MR. REEKER: Eli, I am not going to start with a major review now of Chinese law and practice. If you want to read our Human Rights Report in terms of the Chinese judicial system, that's fine. What we want to see is resolution of this case for someone who we have taken an interest in. Not only is she a US legal permanent resident, but she is a human being, and she is entitled to basic human rights, which we hold very important, and we have raised these issues with the Chinese on a regular basis.
Q: Any news on the deportation of Li Shaomin?
MR. REEKER: No. In fact, we continue to seek information from the Chinese Government as well about Mr. Li's release following their statements. We expect it to happen soon, but we have no new information on that.
Q: The US Embassy in Yemen. A bomb exploded early this morning. Some reports of 12 people being arrested. Do you have any follow-up on that?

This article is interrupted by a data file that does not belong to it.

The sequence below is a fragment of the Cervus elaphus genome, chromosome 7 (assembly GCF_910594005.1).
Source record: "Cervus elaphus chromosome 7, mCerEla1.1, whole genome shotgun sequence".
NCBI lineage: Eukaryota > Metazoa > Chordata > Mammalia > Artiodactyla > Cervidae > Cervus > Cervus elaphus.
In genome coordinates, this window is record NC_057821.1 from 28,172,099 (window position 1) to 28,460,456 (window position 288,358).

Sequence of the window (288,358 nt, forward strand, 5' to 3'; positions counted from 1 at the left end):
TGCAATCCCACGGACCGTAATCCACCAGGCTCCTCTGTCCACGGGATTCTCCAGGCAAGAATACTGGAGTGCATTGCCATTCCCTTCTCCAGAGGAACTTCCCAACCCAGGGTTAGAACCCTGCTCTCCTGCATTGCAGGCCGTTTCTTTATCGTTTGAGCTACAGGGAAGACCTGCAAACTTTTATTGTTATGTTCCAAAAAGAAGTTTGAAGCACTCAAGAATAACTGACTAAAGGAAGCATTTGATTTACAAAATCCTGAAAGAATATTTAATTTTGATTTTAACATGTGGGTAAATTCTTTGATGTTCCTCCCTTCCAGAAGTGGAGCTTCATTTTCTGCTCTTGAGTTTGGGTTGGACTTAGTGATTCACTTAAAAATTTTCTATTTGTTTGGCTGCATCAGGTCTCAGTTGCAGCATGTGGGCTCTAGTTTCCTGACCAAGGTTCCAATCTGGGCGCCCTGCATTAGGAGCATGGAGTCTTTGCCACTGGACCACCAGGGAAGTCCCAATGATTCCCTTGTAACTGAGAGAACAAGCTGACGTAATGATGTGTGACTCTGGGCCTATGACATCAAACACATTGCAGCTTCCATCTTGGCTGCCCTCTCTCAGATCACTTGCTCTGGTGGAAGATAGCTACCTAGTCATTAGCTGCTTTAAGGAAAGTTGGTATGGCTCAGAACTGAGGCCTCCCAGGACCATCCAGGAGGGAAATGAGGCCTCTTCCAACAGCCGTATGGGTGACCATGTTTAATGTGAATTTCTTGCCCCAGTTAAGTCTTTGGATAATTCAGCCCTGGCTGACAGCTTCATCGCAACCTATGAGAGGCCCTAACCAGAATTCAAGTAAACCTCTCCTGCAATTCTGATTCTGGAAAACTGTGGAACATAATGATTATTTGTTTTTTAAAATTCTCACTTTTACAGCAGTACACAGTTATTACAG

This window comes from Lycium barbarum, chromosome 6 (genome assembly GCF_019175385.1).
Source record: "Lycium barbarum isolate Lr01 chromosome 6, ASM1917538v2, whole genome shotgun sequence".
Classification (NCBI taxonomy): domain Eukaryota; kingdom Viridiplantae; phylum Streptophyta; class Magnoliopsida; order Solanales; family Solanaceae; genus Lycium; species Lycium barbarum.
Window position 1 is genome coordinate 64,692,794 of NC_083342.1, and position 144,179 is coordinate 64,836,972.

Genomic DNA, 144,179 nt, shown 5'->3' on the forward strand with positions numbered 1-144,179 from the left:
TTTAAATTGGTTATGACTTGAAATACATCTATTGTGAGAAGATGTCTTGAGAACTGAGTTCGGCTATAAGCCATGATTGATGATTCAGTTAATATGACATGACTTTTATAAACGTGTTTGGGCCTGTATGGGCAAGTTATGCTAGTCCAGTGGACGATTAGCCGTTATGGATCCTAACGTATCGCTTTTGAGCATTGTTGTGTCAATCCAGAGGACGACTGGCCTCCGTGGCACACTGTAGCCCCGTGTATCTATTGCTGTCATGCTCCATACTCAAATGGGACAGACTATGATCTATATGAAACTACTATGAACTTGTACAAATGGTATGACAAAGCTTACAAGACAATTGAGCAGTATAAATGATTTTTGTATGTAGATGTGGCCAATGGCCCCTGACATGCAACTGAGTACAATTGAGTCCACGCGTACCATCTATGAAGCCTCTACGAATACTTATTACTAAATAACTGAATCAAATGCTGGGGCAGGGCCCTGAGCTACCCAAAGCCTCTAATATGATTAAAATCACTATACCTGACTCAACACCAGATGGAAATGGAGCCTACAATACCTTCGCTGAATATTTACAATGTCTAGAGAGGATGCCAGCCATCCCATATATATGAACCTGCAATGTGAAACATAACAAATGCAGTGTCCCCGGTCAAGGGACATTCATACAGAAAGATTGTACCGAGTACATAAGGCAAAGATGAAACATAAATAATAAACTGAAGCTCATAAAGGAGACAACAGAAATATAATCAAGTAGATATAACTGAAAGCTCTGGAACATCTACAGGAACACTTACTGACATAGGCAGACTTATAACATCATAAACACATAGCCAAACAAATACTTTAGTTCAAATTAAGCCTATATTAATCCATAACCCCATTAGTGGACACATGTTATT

MR. REEKER: We have been in touch with our embassy and understand that a small explosive device detonated close to a housing compound which is near the US Embassy in Sanaa. We understand that there were no casualties, and the device does not appear to have been directed at the embassy or at US personnel.
So for further details, I would have to direct you to Yemeni authorities on that.
Q: On just the Middle East, Arab states are meeting today to discuss - - I believe it's in Cairo -- to discuss supporting the Palestinians. Has the Secretary been in touch by phone with any of the Arab leaders, other than --
MR. REEKER: I am not aware of the Secretary's phone calls today. As you know, he is in Rome. And so I would have to have you check with the party on that. Ambassador Boucher may have given some readouts to the journalists traveling with them.
In terms of the Middle East, we are in continuous touch with the parties there. The Secretary, as you know, has regular phone calls with Prime Minister Sharon, Foreign Minister Peres, with Chairman Arafat and also with other leaders in the Middle East. He was just in the Middle East recently. And our representatives in the region remain in continuous contact with Palestinian and Israeli leaders on both political and security sides. Deputy Assistant Secretary of State Satterfield also remains in the region, and so we continue our efforts focused on security cooperation and efforts to bring the violence down.